By Gideon Rachman
The “reasonable person” is usually to be found in legal textbooks. If you want to meet the “reasonable person” in the flesh, however, I would suggest a trip to the World Economic Forum in Davos. Read more
On Sunday, President Mohamed Morsi declared a state of emergency in three of Egypt’s troubled provinces, following a weekend of violence in which 48 people were killed in clashes with police. In doing so, he resorted to a tool that had defined the rule of his predecessor, the autocratic Hosni Mubarak, who kept emergency law in force for thirty years as a way to clamp down on dissent. While Morsi’s state of emergency applies only to three cities so far – Port Said, Ismailia and Suez – and is limited to a month’s duration, it has fuelled opposition fears that the president is straying ever further from the ideals of the revolution that brought him to power.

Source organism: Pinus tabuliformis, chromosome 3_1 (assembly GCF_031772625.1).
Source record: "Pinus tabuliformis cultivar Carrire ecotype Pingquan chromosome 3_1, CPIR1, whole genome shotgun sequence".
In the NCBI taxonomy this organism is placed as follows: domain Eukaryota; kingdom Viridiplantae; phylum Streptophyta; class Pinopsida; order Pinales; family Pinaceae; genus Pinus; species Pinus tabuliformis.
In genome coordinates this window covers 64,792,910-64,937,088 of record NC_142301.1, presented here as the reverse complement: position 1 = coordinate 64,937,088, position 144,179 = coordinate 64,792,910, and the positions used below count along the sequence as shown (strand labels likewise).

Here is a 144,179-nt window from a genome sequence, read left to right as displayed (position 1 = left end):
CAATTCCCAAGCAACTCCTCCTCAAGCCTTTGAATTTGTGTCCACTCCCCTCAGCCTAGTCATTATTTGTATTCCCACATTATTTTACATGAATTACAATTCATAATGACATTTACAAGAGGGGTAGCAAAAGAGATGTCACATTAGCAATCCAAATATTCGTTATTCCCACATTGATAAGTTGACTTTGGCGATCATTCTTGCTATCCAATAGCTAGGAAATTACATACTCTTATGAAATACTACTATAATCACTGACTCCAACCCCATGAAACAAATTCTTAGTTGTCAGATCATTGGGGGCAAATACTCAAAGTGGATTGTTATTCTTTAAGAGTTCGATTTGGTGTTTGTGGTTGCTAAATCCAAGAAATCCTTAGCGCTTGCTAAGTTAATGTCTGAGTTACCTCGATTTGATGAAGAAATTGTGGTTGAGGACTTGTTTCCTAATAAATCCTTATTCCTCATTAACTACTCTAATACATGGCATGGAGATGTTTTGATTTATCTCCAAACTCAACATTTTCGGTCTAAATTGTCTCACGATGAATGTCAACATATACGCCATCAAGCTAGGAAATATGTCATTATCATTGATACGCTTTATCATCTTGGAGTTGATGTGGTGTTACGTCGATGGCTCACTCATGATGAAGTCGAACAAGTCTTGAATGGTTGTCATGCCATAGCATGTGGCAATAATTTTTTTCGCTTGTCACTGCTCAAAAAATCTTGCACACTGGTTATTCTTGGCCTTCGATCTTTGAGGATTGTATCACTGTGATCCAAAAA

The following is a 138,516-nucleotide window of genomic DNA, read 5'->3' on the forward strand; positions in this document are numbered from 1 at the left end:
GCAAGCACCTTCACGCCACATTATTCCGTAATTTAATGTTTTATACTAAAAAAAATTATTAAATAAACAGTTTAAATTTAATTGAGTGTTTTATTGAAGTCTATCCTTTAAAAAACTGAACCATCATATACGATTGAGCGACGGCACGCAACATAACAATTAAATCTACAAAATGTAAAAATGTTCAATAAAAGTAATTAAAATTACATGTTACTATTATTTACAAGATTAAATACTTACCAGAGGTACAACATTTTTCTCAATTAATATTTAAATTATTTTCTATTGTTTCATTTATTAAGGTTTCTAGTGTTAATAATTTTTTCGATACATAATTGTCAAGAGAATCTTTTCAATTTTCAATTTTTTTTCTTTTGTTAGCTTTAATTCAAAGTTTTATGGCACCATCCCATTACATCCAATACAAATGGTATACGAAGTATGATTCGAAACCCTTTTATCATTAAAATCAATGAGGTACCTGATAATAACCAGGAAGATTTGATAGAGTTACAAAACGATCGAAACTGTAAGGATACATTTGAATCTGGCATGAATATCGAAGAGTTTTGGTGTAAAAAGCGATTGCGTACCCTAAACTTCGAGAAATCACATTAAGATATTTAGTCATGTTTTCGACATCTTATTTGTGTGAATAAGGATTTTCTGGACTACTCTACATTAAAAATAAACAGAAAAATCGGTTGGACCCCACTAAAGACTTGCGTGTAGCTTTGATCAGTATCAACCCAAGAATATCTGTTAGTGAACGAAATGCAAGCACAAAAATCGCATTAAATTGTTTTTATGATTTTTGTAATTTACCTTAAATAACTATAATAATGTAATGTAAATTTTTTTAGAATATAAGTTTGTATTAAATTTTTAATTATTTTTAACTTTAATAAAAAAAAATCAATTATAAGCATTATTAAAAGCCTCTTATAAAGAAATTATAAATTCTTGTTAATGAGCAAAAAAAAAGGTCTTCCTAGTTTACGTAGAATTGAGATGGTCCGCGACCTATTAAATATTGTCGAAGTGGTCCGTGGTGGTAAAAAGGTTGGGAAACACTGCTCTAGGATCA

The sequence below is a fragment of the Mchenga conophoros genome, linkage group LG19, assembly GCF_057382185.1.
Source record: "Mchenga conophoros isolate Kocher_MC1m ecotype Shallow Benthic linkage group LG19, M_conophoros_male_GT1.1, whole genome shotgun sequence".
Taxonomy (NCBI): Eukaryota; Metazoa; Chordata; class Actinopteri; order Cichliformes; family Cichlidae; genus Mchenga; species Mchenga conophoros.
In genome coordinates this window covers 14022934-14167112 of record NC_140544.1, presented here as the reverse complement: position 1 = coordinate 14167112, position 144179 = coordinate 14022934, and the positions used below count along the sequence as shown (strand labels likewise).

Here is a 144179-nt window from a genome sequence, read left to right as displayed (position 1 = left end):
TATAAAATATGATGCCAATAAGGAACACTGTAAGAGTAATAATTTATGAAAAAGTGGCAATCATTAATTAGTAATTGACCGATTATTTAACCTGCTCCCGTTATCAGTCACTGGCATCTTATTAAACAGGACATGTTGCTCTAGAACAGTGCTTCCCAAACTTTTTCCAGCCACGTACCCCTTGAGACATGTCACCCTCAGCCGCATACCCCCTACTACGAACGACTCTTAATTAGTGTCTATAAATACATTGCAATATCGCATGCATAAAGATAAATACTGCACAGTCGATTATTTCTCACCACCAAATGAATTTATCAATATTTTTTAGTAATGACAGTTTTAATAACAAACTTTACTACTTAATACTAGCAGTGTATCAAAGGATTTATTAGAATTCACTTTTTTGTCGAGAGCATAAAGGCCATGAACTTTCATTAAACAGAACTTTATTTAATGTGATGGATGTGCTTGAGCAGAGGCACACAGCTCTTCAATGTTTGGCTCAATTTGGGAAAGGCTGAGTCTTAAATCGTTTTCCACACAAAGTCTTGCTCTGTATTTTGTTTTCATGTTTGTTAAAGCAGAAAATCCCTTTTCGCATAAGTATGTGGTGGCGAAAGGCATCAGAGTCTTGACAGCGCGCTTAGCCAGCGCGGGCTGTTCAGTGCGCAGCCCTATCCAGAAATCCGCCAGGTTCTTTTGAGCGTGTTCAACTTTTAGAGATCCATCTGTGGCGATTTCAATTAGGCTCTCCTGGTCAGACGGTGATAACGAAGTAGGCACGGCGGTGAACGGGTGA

French and Malian forces have made rapid advances in recent days in their efforts to defeat Islamist militants in Mali. On Saturday they captured Gao, which has been under control of the Islamists since last April.
Xan Rice, the FT’s west Africa correspondent, spoke to a teacher from Gao, who did not want his name to be used, about the liberation of the town.
Here is a transcript of the teacher’s account:
“We had a big celebration when the French and Malian army arrived on Saturday. On all the main streets people were out welcoming them.
“It was ‘Long live France, long live Hollande, long live Mali’s army’. The town is secured. We also have soldiers from Niger and Chad here. We are all very happy because nobody liked the Islamists. They were strong but they lost a lot of equipment and vehicles when they attacked Konna [a central town, where the conflict started in January]. We knew that when the army came here, the Islamists would fly away.
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